Hollywood Goes Zapruder with Best Picture Snafu

A disaster of epic proportions happened at the 89th Academy Awards.

The production team behind “La La Land” took the stage, collected trophies and starting thanking people for “winning” the Best Picture Oscar. In the midst of their celebration pandemonium broke out.

Best Picture presenters Warren Beatty and Faye Dunaway made an error. Once stage hands and officials stepped in we learned “Moonlight” was, in fact, the actual winner.

How this transpired and what took place requires collocation of data and some time-code analysis. Here is how the event played out, in real time.

'Moonlight' or 'La La Land'? Best Picture Mix-up at Oscars

The first individual to be blamed for the mess was Beatty. Looking at times lost or confused, he made a fumbling presentation. As he is seen opening the envelope he paused numerous times, possibly to build up suspense.

In fact what you see is bewilderment.

The card made no sense to him. He even looks inside the envelope for an additional card, and he eventually passed it off to Dunaway. She is the one who announces the “winner.”

So Dunaway is to blame! Well, maybe not.

The first piece of evidence: a screencap, though blurry, does in fact show Beatty was holding a card that says ACTRESS IN A LEADING ROLE. This would make sense as to why “La La Land” was announced; They were in possession of the wrong card.


Why was he holding the announcement for Best Actress? That had been the penultimate award, presented just prior to this moment. Emma Stone won for her role in “La La Land.”

This would seem to indicate the error was tied directly to that award, and specifically to the presenter. Leonardo DiCaprio is to blame!

It was theorized that DiCaprio was the cause because he must have slipped Beatty the card after Stone gave her speech. He ushered Stone off stage and he was seen holding the card that announced her winning.


So at some point he must have either handed this card to Beatty, or to a stage hand, who then gave it to the actor. However in her post-ceremony press conference, Stone said this could not have played out since she was in possession of her winning category card.

This means Stone is to blame! She obviously left her card behind, or palmed it off on a stagehand as she left. Except she was seen with the card elsewhere. This is proven as she was photographed backstage with both her Oscar trophy and the card in question.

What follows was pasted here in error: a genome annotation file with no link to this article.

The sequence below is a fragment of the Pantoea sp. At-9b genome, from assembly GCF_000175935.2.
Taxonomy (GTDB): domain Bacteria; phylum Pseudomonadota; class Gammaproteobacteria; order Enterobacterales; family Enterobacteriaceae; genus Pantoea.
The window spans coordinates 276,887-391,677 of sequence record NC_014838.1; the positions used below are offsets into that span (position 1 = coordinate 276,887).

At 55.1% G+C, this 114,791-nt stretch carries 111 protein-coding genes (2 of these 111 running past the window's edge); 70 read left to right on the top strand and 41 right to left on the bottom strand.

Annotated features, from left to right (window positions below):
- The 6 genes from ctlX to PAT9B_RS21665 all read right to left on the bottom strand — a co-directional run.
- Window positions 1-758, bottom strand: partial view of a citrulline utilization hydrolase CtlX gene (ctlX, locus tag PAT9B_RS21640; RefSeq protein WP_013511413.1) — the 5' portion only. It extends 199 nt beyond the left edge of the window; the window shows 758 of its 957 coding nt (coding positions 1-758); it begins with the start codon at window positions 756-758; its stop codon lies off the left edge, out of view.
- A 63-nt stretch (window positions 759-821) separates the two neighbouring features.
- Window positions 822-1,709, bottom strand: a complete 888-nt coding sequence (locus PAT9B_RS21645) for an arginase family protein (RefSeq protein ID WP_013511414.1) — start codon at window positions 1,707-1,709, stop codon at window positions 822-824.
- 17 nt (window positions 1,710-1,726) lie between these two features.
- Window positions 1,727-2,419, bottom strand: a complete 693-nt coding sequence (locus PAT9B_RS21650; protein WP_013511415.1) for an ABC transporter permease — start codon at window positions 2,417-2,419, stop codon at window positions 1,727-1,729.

More Best Picture Confusion

The official Academy Twitter feed sent out the announcement of “La La Land” winning. This tweet was later deleted and the correct winner, “Moonlight” was announced, about six minutes later.

So the remaining mystery: how could Stone be holding her winning announcement backstage while Beatty is handed the same card? This is due to a safety redundancy built into the system, by the firm that tabulates the votes and protects the results, Price Waterhouse Cooper (PWC).

Once the votes are submitted by Academy members, PWC tallies the results in each category. Once the winners are determined only two people at PWC know the final results — Brian Cullinan and Martha Ruiz.

James Bond Stuff

They attend the ceremony, arriving separately for contingencies, with independent briefcases. These each carry the full allotment of winning presentation cards.

Ironically, in a quote before the show, Cullinan explained part of the process in presenting the winning cards during the ceremony.

Thanks, Jimmy

A post shared by The Academy (@theacademy) on

It was at some point in this process where it appears the duplicate Best Actress winning card was mistakenly given to the presenters. Seemingly DiCaprio and Beatty originated from opposite sides of the stage, and this resulted in the duplicate Best Actress card being handed to Beatty in error. Ultimately the company itself ensuring this sort of error does not happen accepted responsibility.

The last question is probably one that may never be answered. Why did it take them so long to determine the correct result, given the entire entourage was allowed to take the stage and start thanking people before the result was corrected?

That could be the subject of a compelling documentary!

Brad Slager is a contributor to RedState.com and The Federalist. Please follow him on Twitter @MartiniShark

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